It's hard being a placekicker for Lane Kiffin's USC Trojans. Kiffin regularly eschews the PAT for a go at a two-point conversion, and the team's aggressive play and high-powered offense leaves relatively few opportunities for field goal attempts.
Yet, while it would seem that USC might not need to invest valuable recruiting time and scholarship offers in a placekicker, two years ago the Trojans locked up the services of one of best young high school kickers in the country: Andre Heidari of Bakersfield, Calif.
In his very first game, USC scored a touchdown just six minutes into the first quarter, but Heidari remained on the sideline as Kiffin called for a two-point conversion that failed. Almost three minutes into the second quarter, Robert Woods caught a 43-yard pass from Matt Barkley, and once again Heidari stayed put while Kiffin called for another failed two-point conversion. Finally, Heidari got his shot when Woods scored again seconds before halftime, and he chipped in his first career extra point.
Since that first game, Heidari has converted on every extra point opportunity given to him and made field goals at a higher rate than all but two Division I-A players with at least 19 attempts.
Heading into the 2012 college football season, much of the national special teams-related focus has centered on three senior kickers: LSU's Drew Alleman (one of the two with a higher percentage than Heidari), Nebraska's Brett Maher and Florida's Caleb Sturgis. The focus on Alleman is understandable, as he was one of the two kickers whose field goal success rate exceeded Heidari's in 2011, though his longest kick of 44 yards is six yards shorter than Heidar's longest. Maher and Sturgis each had lower field goal success rates than Heidari, though all of Sturgis' misses came on 40-plus-yard attempts.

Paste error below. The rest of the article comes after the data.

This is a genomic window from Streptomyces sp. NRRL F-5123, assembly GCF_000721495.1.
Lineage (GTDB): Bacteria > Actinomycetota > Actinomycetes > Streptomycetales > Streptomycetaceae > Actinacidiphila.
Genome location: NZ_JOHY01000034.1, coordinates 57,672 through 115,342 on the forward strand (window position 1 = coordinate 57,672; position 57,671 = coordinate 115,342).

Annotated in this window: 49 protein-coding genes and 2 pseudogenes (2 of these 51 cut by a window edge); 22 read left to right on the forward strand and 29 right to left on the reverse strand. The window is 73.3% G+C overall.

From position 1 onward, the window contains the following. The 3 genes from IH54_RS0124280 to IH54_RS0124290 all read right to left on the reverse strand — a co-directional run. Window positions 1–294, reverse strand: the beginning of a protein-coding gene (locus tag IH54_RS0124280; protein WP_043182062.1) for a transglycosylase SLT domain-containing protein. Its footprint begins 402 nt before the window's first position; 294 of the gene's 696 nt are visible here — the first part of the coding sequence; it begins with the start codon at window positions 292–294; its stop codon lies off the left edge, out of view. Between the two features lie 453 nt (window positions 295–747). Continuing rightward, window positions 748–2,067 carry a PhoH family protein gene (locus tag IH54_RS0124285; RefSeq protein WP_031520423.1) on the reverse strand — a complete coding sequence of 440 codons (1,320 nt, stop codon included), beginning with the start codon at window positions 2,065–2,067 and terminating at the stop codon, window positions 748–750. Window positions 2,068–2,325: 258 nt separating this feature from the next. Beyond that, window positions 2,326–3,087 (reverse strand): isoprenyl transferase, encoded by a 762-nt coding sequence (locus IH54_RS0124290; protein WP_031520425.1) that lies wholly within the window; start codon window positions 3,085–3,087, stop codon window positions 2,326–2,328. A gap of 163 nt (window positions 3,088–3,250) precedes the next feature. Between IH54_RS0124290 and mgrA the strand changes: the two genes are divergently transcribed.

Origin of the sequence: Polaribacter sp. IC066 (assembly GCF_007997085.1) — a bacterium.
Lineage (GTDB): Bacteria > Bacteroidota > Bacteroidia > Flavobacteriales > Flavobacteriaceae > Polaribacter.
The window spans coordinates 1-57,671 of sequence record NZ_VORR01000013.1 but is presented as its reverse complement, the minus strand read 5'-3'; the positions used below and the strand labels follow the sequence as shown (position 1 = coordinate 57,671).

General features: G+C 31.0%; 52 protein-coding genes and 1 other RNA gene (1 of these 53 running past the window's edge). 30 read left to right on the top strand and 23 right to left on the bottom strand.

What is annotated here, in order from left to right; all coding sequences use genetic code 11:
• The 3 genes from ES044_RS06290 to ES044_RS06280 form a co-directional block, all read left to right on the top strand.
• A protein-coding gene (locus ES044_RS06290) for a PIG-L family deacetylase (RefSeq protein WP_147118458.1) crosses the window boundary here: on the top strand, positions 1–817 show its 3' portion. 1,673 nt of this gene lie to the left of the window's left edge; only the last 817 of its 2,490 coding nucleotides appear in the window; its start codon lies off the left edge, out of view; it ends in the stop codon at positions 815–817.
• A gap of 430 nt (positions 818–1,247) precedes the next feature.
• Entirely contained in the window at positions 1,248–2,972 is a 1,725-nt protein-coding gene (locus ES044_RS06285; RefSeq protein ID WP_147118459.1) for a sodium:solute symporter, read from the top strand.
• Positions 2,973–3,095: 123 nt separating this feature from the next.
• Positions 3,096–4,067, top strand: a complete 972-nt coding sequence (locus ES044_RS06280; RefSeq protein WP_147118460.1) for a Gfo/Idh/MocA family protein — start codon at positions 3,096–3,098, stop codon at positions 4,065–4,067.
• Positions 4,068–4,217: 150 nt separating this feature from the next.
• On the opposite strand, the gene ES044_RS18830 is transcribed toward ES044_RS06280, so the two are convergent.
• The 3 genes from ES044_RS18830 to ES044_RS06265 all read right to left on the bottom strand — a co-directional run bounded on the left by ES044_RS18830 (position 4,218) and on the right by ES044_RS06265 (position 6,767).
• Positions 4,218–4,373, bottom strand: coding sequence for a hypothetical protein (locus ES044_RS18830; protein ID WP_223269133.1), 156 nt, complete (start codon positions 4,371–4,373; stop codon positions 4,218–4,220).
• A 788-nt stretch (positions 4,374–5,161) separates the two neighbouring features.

Field goals and extra points are the glamorous parts of a placekicker's job—if the word glamorous can ever be uttered in the same sentence as the word placekicker—but also important is the kickoff. Heidari finished 34th in the nation in average kickoff length (65.03), trailing Maher (sixth at 67.38) and Sturgis (13th at 66.40), while Alleman was out of the top 100. Heidari also made touchbacks only 13.16 percent of the time, as compared to Maher's 27.78 percent and Sturgis's 17.24 percent (Alleman made no touchbacks).
As the youngest of the quartet, Heidari appears to have the most upside. Sturgis is a senior who first kicked for the Gators when Heidari was 15 years old, Maher is in his final year of eligibility after serving as holder for his first two years, and Alleman was limited to kickoffs and punting until last season. Heidari, meanwhile, has three seasons of eligibility ahead of him and is coached by John Baxter, one of the finest special teams coaches in the country.
If Heidari could keep up with the nation's best kickers as an 18-year-old true freshman on a team with severe scholarship restrictions, Trojan fans should expect to have the nation's finest kicker this season—as long as Lane Kiffin gives him the chance to kick.